11 Jan 2013 The complex puzzle that is Latin American e-invoicing
We often use Latin America as an exemplar. I’ve used it as such but I have to say, I shouldn’t. “Europe should follow the lead of Latin America and mandate e-invoicing”. This is really the shorthand version. The long hand version is much more complex and it’s worth taking a little time to understand why Latin America is so different from Europe and North America so that we don’t just learn lessons, we learn the right lessons.
In Europe and North America, electronic invoices are merely electronic messages that take the place of a paper invoice. At it’s most simplistic level, they negate the need for paper and the manual processes involved in getting a demand for payment from a supplier to a customer’s finance and accounting system. It saves a stamp, an envelope and a little bit of time. It’s a great idea and it can be built ito a wider, holistic purchase to pay process to build huge efficiencies but it is in essence, it is just a way to automate a paper process. Not so in Latin America.
In Latin America the term e-invoicing is a misnomer. Whereas in Europe and North America it represents an electronic communication between a supplier’s AR and customer’s AP, in Latin America it consists of a complex web of connections and interfaces – real-time web service processes to multiple government agencies, each with potentially unique requirements. This is a whole new level of complexity.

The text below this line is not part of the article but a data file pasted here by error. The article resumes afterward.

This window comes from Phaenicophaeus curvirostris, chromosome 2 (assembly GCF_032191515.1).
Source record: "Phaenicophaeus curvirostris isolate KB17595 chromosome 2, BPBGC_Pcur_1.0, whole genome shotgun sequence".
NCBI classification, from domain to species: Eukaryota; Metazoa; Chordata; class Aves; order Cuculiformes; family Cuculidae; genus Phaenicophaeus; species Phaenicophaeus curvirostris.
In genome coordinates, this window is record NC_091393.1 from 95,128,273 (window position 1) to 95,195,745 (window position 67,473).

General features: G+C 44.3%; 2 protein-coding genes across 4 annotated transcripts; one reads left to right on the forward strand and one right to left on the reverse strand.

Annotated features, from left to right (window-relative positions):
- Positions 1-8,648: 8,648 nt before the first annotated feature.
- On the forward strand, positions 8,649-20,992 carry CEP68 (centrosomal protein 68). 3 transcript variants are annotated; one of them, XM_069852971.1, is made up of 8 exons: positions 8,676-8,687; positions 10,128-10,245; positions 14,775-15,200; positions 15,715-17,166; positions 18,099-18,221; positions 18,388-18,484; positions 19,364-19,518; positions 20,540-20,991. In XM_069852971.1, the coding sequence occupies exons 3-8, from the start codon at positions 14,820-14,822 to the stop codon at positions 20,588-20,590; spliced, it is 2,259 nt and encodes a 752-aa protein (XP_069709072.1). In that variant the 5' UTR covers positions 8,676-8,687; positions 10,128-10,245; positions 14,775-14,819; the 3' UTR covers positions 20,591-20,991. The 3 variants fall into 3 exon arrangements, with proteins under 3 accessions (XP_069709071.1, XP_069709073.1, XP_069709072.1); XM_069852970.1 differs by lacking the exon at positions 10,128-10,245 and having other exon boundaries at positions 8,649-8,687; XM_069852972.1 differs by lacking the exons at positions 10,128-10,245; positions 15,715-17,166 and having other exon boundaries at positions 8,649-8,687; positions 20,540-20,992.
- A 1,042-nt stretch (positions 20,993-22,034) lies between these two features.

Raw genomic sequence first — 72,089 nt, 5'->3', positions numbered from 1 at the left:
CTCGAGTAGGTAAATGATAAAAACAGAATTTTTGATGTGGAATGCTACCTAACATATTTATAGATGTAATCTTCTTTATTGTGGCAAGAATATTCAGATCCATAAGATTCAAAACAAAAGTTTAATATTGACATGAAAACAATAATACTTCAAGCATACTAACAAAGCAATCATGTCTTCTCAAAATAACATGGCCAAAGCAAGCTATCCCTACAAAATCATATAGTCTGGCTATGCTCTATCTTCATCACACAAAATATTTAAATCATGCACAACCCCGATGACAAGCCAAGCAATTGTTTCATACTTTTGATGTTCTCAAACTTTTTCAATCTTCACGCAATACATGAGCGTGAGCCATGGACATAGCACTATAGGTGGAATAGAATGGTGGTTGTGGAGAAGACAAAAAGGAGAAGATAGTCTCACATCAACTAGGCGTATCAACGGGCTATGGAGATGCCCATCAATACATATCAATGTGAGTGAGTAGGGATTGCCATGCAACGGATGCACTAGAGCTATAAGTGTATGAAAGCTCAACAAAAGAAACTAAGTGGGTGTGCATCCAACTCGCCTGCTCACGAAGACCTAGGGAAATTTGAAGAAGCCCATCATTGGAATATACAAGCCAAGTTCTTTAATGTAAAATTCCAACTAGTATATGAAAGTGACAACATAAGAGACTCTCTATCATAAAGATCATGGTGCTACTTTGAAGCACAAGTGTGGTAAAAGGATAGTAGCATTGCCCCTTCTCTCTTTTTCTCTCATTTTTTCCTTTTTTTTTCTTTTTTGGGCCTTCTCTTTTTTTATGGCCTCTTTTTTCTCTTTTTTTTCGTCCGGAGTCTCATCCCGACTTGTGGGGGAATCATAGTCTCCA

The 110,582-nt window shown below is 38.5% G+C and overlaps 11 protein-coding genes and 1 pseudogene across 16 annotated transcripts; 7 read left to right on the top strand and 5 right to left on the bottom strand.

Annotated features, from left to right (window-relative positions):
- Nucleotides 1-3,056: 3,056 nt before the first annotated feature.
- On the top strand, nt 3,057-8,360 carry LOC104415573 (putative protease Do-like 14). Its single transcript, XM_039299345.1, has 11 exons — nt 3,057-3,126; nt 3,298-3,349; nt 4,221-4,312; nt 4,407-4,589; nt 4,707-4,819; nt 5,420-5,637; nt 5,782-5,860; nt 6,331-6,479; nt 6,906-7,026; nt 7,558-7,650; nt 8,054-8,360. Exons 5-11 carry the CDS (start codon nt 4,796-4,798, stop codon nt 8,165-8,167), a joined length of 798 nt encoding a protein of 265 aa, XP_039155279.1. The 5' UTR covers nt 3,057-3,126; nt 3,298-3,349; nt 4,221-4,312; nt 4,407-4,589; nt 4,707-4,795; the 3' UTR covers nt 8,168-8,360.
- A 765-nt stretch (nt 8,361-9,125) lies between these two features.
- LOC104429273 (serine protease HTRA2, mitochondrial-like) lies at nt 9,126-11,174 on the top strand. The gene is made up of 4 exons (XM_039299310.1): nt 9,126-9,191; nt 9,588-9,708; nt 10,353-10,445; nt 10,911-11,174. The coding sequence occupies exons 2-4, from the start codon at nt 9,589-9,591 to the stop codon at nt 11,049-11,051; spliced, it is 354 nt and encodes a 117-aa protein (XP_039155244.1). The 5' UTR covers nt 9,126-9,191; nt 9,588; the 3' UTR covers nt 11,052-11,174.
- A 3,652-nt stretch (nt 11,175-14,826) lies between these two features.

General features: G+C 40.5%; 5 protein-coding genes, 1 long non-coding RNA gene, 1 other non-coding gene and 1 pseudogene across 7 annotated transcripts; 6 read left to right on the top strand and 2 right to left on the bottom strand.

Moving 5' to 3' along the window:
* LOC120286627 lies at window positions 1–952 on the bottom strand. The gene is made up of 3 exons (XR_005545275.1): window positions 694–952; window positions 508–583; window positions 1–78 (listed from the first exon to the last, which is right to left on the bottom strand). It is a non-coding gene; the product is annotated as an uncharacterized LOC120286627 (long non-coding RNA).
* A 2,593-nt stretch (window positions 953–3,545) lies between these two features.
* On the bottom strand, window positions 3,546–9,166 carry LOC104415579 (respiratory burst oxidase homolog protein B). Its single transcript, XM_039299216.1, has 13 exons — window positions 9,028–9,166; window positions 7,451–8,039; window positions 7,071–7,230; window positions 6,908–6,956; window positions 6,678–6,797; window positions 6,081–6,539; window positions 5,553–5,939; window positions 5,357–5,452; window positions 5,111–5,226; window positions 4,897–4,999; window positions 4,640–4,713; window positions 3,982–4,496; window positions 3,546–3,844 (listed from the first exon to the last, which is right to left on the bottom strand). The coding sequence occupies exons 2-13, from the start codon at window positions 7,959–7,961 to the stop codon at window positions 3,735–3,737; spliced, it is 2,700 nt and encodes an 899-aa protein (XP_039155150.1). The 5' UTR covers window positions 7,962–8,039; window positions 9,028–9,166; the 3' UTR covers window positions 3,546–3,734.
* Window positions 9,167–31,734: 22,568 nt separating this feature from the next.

The complexity is driven by the government. The reason why Mexico, Brazil and Argentina mandate e-invoices is because they want to manage tax collection more effectively. It’s not just the invoices that the government wants to track, it the associated logistics and customs documents too and they all have to be compliant. A compliance failure in Latin America doesn’t mean a slap on the wrist from an auditor, it could mean your trucks can’t leave the warehouse.
I don’t believe that the lesson to be learned from Latin America is to build government intervention at this level but the mandate lesson is clear. Give people a choice and they’ll take the line of least resistance which, in most cases, means do nothing and a mandate on e-invoicing for public procurement could act as a strong driver for further adoption of e-invoicing.
The headline on this article is a phrase borrowed from Scott Lewin at Invoiceware. The Invoiceware team understand, probably more than anyone else, the intricacies of compliance in those South American states that have mandated the use of e-invoicing and I would strongly recommend that those with an interest take the time to download the various white papers that Invoiceware make available.
Pete Loughlin can be found on twitter @peteloughlin